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I'll preface this by saying that I don't really know what I'm doing.

To put my question into context, I'm creating a 3D area based on satellite data from the GIS add-on. I want to add randomly distributed trees across the whole area. The way I'm doing it is in Geometry Nodes, where I use the Distribute Points on Faces node to trigger many instances of a tree model. What I want to do, and can't figure out how to do, is to modulate the density input of the Distribute Points on Faces node according to the vertical (Z) position of the ground mesh, basically having an increasing gradient of tree density as the Z coordinate increases. I've tried using a Position node, separating the Z value and linking that to the density, but the position node doesn't seem to actually indicate anything. Here's my (functional) node setup with static density:

Static density node tree

The density value shows as 0, but I set it at 0.00001, just to be clear.

Additionally, if anyone knows how to restrict the domain of points to only a specific area, in this case the camera's view angle, that would also come in handy. The camera stays static, so I'm not asking to dynamically update points.

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  • $\begingroup$ Hello and welcome to Blender.SE! How is the view angle of the camera related to the result? Can you please explain this in a little more detail? $\endgroup$
    – quellenform
    Jul 13, 2023 at 6:40
  • $\begingroup$ The camera thing is just to save resources by not rendering instances that wouldn't be visible in the final render. $\endgroup$
    – Extone
    Jul 13, 2023 at 7:05

1 Answer 1

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The higher the value for the Density, the higher the density of the distributed points.

Therefore you have to use the Z-position there somehow.

In your case, since you also want to control the range individually, I would recommend the node Map Range:

enter image description here

If you plug the Z-position into the input Value, you have the possibility to define the input range with From Min and From Max, and the density value with To Min and To Max. In this example, it starts at $0$, because there should be more trees at the bottom, and ends at $1$, because there are no trees at the top.


To use the view of the camera, you need to know the angle of the camera.

To do this, create a curve line and transfer the position and rotation of the camera to it. Then, using Sample Index, transfer its tangent (the viewing direction of the camera) to the points, compare the direction vector between point and camera with it and filter out the points whose angles are not within a certain range (which you define with Epsilon). This actually works quite well, but in this example the field of view is square.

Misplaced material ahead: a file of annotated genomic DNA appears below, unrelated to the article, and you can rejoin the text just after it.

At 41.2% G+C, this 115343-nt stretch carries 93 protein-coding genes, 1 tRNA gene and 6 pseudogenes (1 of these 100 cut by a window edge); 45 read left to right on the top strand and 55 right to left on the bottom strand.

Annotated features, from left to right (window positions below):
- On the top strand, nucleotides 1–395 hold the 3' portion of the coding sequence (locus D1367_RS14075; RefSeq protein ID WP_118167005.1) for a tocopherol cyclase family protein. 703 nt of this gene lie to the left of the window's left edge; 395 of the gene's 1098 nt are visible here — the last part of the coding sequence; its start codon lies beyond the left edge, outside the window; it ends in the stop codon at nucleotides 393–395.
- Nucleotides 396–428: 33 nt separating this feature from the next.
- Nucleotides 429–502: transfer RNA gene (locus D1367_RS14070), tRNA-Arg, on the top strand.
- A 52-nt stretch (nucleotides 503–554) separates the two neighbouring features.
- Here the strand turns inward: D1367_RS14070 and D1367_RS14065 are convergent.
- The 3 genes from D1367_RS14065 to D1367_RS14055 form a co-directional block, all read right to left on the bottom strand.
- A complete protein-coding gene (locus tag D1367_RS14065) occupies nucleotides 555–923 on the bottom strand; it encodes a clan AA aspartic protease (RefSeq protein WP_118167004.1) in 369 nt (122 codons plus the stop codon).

This could look something like this:

enter image description here

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  • $\begingroup$ Thanks for your answer! I can tell I definitely was on the right track, my scaling was just off I guess. I used math nodes for scaling, but the range node is better for that I guess. In my case, I want the lower elevation areas to have less trees since they've been cut down in the valleys. $\endgroup$
    – Extone
    Jul 13, 2023 at 7:18
  • $\begingroup$ @Extone If you want to have less trees at the bottom than at the top, just switch the values for To Max and To From. This will reverse the density. PS: You should adjust the values for From Min and From Max to the height of your terrain anyway. $\endgroup$
    – quellenform
    Jul 13, 2023 at 7:24
  • $\begingroup$ If I understand the camera thing properly, you're setting a threshold (epsilon) for the angle between the camera's normal axis and the angle between camera and coordinate, which deletes points above a certain value. What does the curve line node represent here? Is it just the camera's axis? Then, is the sample index and curve tangent node just getting the camera's normal vector? What is the attribute you're getting from the capture attribute node? Also, could I use this chain beforehand to control the density, use it as a Boolean value and multiply it with the height based value? $\endgroup$
    – Extone
    Jul 13, 2023 at 7:57
  • $\begingroup$ @Extone Yes, you got that right: Epsilon is a kind of threshold in this case. The Curve Line is used to obtain the camera's viewing direction, since this is not directly available as a value (a workaround, so to speak). Capture Attribute I use here to be able to capture the camera's line of sight in the point domain of the object to be modified. And yes, you can of course use this before that to control density. To do that, you'd have to process the points of the mesh in the same way, rather than using the distributed points. $\endgroup$
    – quellenform
    Jul 13, 2023 at 8:04

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